• Mindset, behaviours and practices
    • Degrees of open / degrees of Devops
  • Transitioning to a DevOps Culture
    • Starts With Leadership Buy-In
    • Discovery Process
    • Identify Your Key Challenges
    • Fail Fast Culture
  • Tools (Open Source)
  • Q&A
    • The conference used Slido, where people could enter and vote on questions throughout the talk. I like the approach. I was asked:
      • How can you create an environment that is more inclusive for men? (I think this was a joke question, but I answered it anyway speaking about inclusivity in general for anyone, with the idea of making people feel comfortable)
      • What approaches does Red Hat apply to support and improve employee’s motivation to collaborate and be a team player (follow key notes of DevOps culture etc.)?
      • DevOps culture seems to share a lot with teal organisations. Do Red Hat plan to move in this direction?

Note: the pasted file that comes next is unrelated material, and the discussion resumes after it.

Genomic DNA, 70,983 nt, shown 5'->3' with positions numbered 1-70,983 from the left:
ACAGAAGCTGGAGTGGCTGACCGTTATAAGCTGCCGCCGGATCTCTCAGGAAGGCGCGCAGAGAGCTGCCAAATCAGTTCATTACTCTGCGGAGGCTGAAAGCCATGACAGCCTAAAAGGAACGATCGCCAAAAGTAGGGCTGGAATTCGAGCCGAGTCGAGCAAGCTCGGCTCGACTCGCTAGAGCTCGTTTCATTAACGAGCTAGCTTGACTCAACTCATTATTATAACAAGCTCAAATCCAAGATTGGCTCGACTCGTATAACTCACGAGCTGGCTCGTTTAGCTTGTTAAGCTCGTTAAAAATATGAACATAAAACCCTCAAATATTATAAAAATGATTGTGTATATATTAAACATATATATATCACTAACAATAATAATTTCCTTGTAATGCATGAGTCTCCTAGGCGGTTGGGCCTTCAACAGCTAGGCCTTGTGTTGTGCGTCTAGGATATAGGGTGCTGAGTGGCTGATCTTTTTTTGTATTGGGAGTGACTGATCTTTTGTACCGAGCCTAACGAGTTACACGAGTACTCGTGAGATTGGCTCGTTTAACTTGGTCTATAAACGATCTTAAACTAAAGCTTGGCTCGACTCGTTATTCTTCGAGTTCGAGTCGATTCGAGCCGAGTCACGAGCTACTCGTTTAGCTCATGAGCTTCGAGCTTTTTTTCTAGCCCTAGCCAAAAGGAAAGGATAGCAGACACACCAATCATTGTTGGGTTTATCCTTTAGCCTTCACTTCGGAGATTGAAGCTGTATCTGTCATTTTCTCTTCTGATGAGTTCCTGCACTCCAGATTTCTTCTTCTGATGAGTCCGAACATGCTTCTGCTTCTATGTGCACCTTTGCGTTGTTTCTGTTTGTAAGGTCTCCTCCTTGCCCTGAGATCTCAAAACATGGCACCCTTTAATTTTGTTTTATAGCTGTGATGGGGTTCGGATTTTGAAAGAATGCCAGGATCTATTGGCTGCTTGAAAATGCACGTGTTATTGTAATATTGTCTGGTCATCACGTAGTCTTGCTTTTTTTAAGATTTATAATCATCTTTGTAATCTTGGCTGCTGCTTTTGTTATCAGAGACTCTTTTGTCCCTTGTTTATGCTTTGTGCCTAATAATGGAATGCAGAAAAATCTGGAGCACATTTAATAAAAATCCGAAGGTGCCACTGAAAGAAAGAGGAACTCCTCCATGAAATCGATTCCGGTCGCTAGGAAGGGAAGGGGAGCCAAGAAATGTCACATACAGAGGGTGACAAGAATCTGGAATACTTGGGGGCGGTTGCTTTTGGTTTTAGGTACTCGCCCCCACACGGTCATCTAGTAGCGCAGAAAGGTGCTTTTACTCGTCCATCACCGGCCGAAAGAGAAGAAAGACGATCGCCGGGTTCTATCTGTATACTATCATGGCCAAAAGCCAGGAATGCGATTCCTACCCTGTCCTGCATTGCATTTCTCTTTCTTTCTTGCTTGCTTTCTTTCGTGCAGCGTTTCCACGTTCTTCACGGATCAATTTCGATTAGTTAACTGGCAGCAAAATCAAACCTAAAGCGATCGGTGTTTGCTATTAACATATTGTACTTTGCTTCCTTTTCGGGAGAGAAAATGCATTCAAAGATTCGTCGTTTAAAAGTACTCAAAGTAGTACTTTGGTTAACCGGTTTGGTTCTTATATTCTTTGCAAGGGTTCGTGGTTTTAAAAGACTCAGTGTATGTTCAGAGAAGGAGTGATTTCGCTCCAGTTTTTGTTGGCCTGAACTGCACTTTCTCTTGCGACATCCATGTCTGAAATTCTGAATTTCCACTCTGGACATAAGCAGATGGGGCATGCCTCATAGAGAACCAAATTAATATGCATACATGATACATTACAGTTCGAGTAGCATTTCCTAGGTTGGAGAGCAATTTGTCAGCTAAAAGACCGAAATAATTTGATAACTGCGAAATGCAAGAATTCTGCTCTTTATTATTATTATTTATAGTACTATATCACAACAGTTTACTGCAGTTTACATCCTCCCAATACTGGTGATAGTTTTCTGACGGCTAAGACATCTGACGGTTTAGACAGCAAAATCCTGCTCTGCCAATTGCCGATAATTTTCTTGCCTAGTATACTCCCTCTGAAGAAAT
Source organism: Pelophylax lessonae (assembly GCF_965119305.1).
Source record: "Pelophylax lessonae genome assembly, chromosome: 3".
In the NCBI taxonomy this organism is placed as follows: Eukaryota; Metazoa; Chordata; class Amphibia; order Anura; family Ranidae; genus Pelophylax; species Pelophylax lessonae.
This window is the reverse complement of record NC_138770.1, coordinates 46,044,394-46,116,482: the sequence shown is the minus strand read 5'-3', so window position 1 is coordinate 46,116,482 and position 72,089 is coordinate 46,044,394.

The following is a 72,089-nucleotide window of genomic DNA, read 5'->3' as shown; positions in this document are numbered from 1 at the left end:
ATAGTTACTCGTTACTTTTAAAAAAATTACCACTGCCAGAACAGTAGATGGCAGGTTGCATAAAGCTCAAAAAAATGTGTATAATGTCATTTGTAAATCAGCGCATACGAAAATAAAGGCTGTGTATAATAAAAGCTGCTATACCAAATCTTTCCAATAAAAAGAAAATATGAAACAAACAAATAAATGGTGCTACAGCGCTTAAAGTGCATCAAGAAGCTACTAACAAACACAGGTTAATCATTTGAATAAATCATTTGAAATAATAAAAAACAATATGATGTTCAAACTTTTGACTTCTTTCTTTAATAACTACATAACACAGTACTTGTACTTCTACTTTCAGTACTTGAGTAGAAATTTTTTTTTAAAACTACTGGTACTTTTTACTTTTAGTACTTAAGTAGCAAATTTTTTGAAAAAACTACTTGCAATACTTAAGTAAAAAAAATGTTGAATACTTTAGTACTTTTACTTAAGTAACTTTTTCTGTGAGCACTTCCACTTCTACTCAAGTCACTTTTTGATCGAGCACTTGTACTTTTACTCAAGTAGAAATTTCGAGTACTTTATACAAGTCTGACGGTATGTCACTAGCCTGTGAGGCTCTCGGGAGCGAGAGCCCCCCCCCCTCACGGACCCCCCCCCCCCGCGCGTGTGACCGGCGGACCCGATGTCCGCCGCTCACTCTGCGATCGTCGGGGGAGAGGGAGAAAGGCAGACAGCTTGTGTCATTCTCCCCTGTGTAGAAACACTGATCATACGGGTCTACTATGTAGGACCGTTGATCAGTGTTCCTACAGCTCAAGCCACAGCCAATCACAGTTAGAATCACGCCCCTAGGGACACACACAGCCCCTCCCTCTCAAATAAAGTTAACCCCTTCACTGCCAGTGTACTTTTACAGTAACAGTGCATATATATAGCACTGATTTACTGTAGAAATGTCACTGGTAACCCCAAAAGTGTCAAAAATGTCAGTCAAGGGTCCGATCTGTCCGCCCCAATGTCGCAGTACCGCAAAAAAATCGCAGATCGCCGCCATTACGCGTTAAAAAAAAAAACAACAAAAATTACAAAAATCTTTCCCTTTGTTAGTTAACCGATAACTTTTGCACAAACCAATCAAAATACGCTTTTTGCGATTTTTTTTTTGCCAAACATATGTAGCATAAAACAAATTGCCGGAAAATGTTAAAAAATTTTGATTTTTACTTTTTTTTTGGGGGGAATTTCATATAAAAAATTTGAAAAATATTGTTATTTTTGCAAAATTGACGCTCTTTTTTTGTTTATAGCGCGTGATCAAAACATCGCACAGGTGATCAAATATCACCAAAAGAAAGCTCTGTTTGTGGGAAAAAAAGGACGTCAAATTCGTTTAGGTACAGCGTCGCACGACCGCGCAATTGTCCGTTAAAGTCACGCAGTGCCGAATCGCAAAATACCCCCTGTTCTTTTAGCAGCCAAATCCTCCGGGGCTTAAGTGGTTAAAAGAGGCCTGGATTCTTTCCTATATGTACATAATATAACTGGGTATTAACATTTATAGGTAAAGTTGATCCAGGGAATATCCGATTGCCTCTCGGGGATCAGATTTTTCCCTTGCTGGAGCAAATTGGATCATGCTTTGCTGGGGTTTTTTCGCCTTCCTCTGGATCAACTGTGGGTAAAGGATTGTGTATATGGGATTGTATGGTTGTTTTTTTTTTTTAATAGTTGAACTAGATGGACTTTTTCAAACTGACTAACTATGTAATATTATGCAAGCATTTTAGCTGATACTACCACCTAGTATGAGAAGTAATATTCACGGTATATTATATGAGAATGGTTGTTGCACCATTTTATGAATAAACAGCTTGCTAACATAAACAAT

• Who should be responsible for implementation/managing DevOps culture at Organisations?
      • What type of benefits do you have in Red Hat where you can spend your earned scores? (referencing the Reward Zone points I spoke about)

After my talk, I had several long discussions about various cultural aspects, including distributed teams and how to hold effective virtual meetings. There is very much a demand for more cultural and business strategy discussions in Ukraine.

I recommend that Western Europe take a closer look at developers in Eastern Europe. There’s so much potential from these ambitious passionate engineers!